Bankruptcy is one option to consider in order giving yourself a “fresh start,” when you have more debts than you have assets. There are in fact many types of bankruptcy provided under the law but the most common is Chapter 7 bankruptcy, which is also known as liquidation.
When filing under Chapter 7 bankruptcy, all your assets, excluding those that are exempt under the law of your state, are dissolved and liquidated. Generally, the person tasked to do this is the court-appointed official, called a trustee.
All in all, the vital task of the trustee is selling your properties and using the proceeds to pay your creditors. After doing such, the court will then cancel many of your remaining debts, thus affording you a “fresh start” to life.
Here is a step-by-step guide to filing a bankruptcy under Chapter 7 bankruptcy:
Step 1: Decide whether you should file bankruptcy or not.
Filing bankruptcy is a personal decision, influenced by many factors, such as the amount of serious debts and your ability to meet the original payments or pay the full amount. For starters, when you are broke, it is never a nice experience getting harassed by creditors for debts incurred. For another, your decision to file should not be made for the sole purpose of putting a stop to your demanding creditors.
This is a significant point as secured creditors may apply for “relief from stay,” thus allowing them to continue their efforts to repossess or foreclose even though you already filed for bankruptcy.
Step 2: Get an attorney
While the law on Chapter 7 bankruptcy does not need individual consumers to hire an attorney who would represent them in court, it is still advisable to ask for legal help, particularly concerning critical decisions involved in bankruptcy.
Step 3: Comply with the legal requirements.
File your petition with the bankruptcy court serving in your area. If you are a business debtor, then file with the bankruptcy court in the place where the business was organized or has its principal place of business or principal assets. Your attorney should be able to advise you on how to deal with these required legal forms.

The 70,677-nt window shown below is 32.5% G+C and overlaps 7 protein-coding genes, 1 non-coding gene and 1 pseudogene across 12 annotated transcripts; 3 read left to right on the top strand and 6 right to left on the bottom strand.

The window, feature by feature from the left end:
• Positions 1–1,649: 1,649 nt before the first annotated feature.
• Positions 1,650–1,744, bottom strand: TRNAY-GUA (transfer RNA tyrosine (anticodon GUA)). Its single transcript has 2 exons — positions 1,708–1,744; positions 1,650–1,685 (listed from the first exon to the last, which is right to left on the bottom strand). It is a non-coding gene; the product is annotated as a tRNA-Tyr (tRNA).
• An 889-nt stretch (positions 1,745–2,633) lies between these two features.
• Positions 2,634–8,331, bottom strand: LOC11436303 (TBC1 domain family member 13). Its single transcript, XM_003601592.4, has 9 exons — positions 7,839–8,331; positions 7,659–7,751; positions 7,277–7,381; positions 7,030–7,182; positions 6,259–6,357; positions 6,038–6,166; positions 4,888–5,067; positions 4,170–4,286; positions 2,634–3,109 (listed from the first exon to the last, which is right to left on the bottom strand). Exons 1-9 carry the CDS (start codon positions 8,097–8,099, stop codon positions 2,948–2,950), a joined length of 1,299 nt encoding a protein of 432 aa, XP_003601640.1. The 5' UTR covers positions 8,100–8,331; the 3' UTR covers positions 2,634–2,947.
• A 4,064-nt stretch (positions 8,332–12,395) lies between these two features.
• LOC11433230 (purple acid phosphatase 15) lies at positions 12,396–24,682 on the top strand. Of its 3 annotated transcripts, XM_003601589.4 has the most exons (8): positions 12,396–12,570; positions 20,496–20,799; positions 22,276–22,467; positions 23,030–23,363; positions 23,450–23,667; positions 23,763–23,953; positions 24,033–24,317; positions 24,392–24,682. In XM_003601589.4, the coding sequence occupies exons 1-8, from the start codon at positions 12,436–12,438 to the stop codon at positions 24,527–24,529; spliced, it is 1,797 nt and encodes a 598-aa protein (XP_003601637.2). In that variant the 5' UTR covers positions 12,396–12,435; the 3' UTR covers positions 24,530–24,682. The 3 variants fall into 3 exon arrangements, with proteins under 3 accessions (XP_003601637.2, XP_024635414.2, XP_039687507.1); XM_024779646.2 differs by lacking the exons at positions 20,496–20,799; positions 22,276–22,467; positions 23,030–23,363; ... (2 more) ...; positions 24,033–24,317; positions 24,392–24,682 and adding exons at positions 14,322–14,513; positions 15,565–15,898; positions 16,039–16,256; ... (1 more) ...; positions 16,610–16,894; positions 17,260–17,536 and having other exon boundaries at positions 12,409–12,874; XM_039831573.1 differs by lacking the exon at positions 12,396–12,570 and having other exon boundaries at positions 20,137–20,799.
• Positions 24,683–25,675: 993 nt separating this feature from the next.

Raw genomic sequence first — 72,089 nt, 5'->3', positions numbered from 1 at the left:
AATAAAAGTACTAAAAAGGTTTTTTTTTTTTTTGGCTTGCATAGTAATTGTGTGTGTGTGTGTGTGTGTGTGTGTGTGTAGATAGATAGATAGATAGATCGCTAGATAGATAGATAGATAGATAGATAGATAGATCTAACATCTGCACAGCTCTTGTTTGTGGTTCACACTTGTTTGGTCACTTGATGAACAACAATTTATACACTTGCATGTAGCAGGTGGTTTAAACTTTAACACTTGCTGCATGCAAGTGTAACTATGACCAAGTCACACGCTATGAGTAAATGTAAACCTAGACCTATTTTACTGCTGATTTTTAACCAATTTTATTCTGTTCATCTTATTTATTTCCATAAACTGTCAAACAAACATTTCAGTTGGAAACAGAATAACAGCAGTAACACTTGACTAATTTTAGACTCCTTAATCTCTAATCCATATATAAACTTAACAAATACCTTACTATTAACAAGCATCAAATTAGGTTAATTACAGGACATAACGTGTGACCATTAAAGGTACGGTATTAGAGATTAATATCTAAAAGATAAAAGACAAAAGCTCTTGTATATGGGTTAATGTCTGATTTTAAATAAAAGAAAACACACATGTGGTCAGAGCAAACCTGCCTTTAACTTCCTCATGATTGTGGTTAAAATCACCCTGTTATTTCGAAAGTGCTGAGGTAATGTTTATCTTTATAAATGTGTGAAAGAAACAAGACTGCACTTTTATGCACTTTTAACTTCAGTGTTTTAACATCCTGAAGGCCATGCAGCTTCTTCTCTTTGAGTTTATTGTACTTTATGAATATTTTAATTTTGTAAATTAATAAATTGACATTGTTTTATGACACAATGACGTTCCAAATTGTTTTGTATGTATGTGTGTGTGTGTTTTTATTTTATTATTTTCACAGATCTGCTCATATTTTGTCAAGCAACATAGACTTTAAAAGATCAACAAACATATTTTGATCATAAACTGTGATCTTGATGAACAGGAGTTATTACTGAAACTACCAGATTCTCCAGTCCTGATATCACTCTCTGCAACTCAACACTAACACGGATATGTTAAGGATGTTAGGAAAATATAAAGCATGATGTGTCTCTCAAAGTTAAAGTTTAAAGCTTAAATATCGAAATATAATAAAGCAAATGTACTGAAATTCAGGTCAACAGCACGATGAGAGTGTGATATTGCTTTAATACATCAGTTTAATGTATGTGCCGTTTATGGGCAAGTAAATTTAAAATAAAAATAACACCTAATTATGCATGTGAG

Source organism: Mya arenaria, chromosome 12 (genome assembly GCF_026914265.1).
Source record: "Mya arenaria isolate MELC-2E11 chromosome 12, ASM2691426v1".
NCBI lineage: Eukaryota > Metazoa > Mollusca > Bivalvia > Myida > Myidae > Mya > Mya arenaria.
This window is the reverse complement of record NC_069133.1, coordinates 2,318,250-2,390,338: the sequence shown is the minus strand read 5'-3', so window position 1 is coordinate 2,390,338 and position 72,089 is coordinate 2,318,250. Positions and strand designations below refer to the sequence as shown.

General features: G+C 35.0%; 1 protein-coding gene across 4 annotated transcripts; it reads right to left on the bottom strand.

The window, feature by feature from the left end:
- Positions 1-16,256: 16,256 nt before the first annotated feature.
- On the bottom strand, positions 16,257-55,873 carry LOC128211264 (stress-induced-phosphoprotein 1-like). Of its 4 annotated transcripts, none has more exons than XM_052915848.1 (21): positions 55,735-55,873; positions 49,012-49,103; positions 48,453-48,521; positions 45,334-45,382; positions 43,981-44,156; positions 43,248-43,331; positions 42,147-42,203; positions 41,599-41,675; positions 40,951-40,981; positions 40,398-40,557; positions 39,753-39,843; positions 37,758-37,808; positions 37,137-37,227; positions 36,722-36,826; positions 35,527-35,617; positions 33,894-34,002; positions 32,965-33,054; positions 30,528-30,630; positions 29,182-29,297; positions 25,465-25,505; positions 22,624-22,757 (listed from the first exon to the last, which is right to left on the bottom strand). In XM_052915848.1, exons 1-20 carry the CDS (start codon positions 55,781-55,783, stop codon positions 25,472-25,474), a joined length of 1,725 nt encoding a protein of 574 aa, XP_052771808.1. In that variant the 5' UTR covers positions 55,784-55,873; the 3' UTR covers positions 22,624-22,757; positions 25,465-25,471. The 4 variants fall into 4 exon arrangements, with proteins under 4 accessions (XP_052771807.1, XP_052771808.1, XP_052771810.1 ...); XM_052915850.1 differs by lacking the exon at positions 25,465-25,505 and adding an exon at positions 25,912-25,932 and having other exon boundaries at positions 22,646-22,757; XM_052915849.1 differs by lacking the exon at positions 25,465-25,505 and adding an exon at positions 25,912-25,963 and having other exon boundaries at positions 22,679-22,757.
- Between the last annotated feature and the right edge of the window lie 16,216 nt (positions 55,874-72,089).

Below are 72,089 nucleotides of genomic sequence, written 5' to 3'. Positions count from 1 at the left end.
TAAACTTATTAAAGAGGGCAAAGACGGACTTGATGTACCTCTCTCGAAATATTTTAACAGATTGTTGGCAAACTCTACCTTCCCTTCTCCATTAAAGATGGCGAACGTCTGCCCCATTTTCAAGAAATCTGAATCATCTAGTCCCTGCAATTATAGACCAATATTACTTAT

Step 4: Pay the necessary fees.
As with any other court cases, there are certain fees required, such as:
• Case filing fee
• Miscellaneous administrative fee
• Trustee surcharge
Upon filing, you are usually asked to pay these fees to the clerk of court.
Note that the number of installments is limited only to four. Additionally to that, you are also required to make the final installment no later than 120 days after filing the petition.
Step 5: Notice to the creditors and meeting.
After filing your petition for bankruptcy under Chapter 7, paying the necessary fees, and complying with the legal requirements, an “automatic stay” is granted to you by operation of law. This stay will efficiently stop most collection actions against you and your properties. This means that as long as the stay is in effect, creditors cannot initiate or continue lawsuits, wage garnishments, or even telephone calls demanding payments.
After the bankruptcy case has been filed, the bankruptcy clerk will give notice to all creditors whose names and addresses you provided. Then, the case trustee will hold a meeting of creditors between 20 and 40 days after you filed your petition.
Step 6: Cooperate with the trustee.
The case trustee has a vital role in a bankruptcy case. His primary responsibility is to liquidate your nonexempt assets in a manner that maximizes the return to your unsecured creditors. He does this by selling your property, if it is free and clear of liens and as long as it is not exempt, or if it worth more than any security interest or lien attached to the property and any exemption that the debtor holds in the property.
In view of the broadness of a trustee’s power, it is significant therefore that you cooperate with the trustee. Provide any financial records or documents that the trustee requests and answer questions, which the trustee is necessary to ask at the meeting of creditors under the Bankruptcy Code.
Step 7: After the discharge…
If all goes well with your Chapter 7 bankruptcy case – that is, no one files a complaint objecting to the discharge or a motion to extend the time to object – the bankruptcy court will issue a discharge order relatively early in the case, about 60 to 90 days after the date first set for the meeting of creditors
A discharge order is an order issued by the bankruptcy court, releasing you from personal liability for most debts and preventing your creditors from taking any collection actions against you. As a rule, excluding cases that are dismissed or converted, individual debtors receive a discharge in more than 99 percent of Chapter 7 bankruptcy cases.
For someone filing under Chapter 7 bankruptcy, a discharge of almost all of your debts is the ultimate goal. With the release of all your debts and creditors stopped from pursuing any further collection actions against you, the opportunity for a fresh start is apparent.